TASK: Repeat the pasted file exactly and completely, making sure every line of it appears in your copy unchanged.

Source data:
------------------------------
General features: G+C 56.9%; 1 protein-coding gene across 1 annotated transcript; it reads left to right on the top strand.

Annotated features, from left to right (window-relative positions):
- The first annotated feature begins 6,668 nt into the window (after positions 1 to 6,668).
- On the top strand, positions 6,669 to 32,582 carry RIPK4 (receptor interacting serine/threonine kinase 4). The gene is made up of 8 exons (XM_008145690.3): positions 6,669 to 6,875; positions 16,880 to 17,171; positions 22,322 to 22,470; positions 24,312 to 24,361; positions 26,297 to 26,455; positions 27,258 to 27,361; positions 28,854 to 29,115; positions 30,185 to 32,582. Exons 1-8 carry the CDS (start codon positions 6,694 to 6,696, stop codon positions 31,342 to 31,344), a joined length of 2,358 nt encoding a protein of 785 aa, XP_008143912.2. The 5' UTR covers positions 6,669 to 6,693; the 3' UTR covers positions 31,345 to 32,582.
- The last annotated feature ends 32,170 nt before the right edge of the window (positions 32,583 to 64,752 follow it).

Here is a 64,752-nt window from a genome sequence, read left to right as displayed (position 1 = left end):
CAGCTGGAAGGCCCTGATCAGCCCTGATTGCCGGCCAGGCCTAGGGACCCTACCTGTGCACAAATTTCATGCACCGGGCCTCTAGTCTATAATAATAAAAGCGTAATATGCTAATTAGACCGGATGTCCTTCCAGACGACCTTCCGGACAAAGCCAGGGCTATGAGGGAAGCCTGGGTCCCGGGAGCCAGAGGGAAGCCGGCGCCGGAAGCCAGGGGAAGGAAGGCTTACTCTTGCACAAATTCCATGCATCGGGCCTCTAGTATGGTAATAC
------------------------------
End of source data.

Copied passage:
General features: G+C 56.9%; 1 protein-coding gene across 1 annotated transcript; it reads left to right on the top strand.

Annotated features, from left to right (window-relative positions):
- The first annotated feature begins 6,668 nt into the window (after positions 1 to 6,668).
- On the top strand, positions 6,669 to 32,582 carry RIPK4 (receptor interacting serine/threonine kinase 4). The gene is made up of 8 exons (XM_008145690.3): positions 6,669 to 6,875; positions 16,880 to 17,171; positions 22,322 to 22,470; positions 24,312 to 24,361; positions 26,297 to 26,455; positions 27,258 to 27,361; positions 28,854 to 29,115; positions 30,185 to 32,582. Exons 1-8 carry the CDS (start codon positions 6,694 to 6,696, stop codon positions 31,342 to 31,344), a joined length of 2,358 nt encoding a protein of 785 aa, XP_008143912.2. The 5' UTR covers positions 6,669 to 6,693; the 3' UTR covers positions 31,345 to 32,582.
- The last annotated feature ends 32,170 nt before the right edge of the window (positions 32,583 to 64,752 follow it).

Here is a 64,752-nt window from a genome sequence, read left to right as displayed (position 1 = left end):
CAGCTGGAAGGCCCTGATCAGCCCTGATTGCCGGCCAGGCCTAGGGACCCTACCTGTGCACAAATTTCATGCACCGGGCCTCTAGTCTATAATAATAAAAGCGTAATATGCTAATTAGACCGGATGTCCTTCCAGACGACCTTCCGGACAAAGCCAGGGCTATGAGGGAAGCCTGGGTCCCGGGAGCCAGAGGGAAGCCGGCGCCGGAAGCCAGGGGAAGGAAGGCTTACTCTTGCACAAATTCCATGCATCGGGCCTCTAGTATGGTAATAC